Travel: 48 Hours in Baltimore by Casey Bowers


As an American, I’m no closer to understanding the loss of Freddie Gray in Baltimore, Michael Brown in Ferguson, Sarah Bland in Texas, or Sam DuBose in my own home state of Ohio. It sickens, saddens, and horrifies me.

Before 2015, Baltimore was the same city it is today – a vibrant, multi-cultural, energetic and historic harbor town with an equal share of troubles and triumphs – like most major cities in the world.

An utterance of “Baltimore” before 2015 would have brought to mind HBO’s The Wire or the films of John Waters. Other common picks include: The Ravens and The Orioles; TV’s Charm City Cakes; 00’s Wham City; American Gothic Lit Superstar, Edgar Allan Poe; Indie Music darlings, Wye Oak and Future Islands; Electronic spaz-o-phonic artist and composer, Dan Deacon; iconic brand, Domino Sugar, and National Bohemian Beer, or as it is affectionately called by locals, “Natty Boh.”

That was before 2015. Now, the city in the spotlight attempts to heal from its wounds caused not by “civil disobedience” or an “error in judgment” but by the violence that begat violence in the midst of class division, racial tension, and authoritarian abuse. The latest pages of the city’s history can’t be unwritten and the impact can’t be unfelt. I only know what I know and can only write a few small, trivial truths about the small pieces of Baltimore I had the pleasure to see in the short 48 hours I was there.

fells point baltimore

48 Hours in Baltimore
Fell’s Point – Historic pre-colonial seaport with as many pubs, taverns, bars, and saloons as there are bistros, restaurants, cafes, parlors, and altogether other places where food and drink are not involved. Eat, drink, shop, and walk around the cobblestone streets, busy narrow sidewalks with outdoor seating for diners and flower boxes, beer trucks loading and unloading, good, lively music coming from bright acoustic guitars and decent p.a.’s spilling out onto the sidewalks and streets where musicians young and old (trombone Tonys and concertina Tinas) busk with open hats and instrument cases. This neighborhood is alive; a living, breathing organism and it’s the furthest from boring you can get. It also has the best seafood fare. Don’t buy the hype and ignore the marketing efforts of the big guys.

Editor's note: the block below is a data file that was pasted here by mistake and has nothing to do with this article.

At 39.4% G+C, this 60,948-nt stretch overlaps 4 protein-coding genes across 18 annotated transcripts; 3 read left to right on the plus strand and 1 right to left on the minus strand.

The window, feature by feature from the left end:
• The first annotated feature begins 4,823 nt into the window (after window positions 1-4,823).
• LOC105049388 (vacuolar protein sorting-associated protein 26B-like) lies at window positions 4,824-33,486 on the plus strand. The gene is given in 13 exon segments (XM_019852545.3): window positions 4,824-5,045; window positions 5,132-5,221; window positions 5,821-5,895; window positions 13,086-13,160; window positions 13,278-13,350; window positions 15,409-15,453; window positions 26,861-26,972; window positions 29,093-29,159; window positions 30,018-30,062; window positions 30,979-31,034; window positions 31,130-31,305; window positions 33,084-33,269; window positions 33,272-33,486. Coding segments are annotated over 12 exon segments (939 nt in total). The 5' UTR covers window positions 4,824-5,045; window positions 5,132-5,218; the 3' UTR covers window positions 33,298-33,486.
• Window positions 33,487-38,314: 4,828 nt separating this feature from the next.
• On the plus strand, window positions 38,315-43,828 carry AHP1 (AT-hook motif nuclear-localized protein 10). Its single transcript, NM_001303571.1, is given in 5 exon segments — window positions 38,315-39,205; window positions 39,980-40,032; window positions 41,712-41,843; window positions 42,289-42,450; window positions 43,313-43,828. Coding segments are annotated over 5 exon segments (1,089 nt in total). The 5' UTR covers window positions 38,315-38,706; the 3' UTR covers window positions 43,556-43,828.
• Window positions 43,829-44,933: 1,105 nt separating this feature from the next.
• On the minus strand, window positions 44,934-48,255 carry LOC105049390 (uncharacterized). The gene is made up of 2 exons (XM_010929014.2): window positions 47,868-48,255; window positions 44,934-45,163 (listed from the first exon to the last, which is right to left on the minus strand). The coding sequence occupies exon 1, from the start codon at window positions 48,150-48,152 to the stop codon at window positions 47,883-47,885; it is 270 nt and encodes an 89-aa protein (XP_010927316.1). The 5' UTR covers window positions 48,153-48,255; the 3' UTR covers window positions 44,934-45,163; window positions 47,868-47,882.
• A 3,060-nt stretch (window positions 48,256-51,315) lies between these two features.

oysterhouse baltimore

The Thames Oyster House is cool and casual dining with both the briniest raw bar offerings to prove their namesake and cooked-to-perfection fresh catch dishes. I found the tourist to local ratio was pretty well balanced and their beer selection to be superb. (Heavy Seas Loose Cannon IPA!) Being in Baltimore though, I had to go with a “Natty Boh”, or National Bohemian Beer.

Slainte has a full Irish breakfast that is massive in both size and flavor and James Joyce Pub around the corner does too, though there are lots of non-Celtophile options available.

The Farmers’ Market at Fell’s Point was an unexpected surprise, offering rows and rows of organic produce stands from local farmers and co-ops, yummy glutenous (and gluten-free) treats by Baltimore area bakers, modest and Mega-sized bouquets from neighborhood petal pushers, along with a slew of salsa slingers, basket weavers, and even a spreadable bacon booth.


The Horse You Came In On Saloon is both hip and historic for a reason. Edgar Allan Poe was a patron and had his last drink here and Zane Lamprey (of Three Sheets, Drinking Made Easy, and Chug fame) bought a bottle of Jack and stored it to share. Sadly, that bottle is long gone now, but you can buy your own and join the Old # 7 Jack Daniels Club. While you’re at it, enjoy the crab pretzel bites and the local musicians regularly scheduled.

Water Taxi is the best way to travel in this historic harbor town. Faster than most ferries and less stressful than any other mode, it’s also quite cheap.

Kilwins Chocolates & Ice Cream Baltimore at Fells Point may be part of a larger chain, but it feels like a Fells Point original. This can be credited to the cool, colorful, and very Baltimore staff.

The Inn at The Black Olive
Is there such a thing as a green European luxury boutique hotel? In L.A NY, or Portland, maybe but not Baltimore, MD right?

Featuring 800-1500 square feet suites with heated floors and A/C, vegetable dye painted walls, organic Million-thread-count cotton sheets, sustainable and recycled furniture, and a Sanitub, The Inn at The Black Olive is as surprising and impressive as its back story.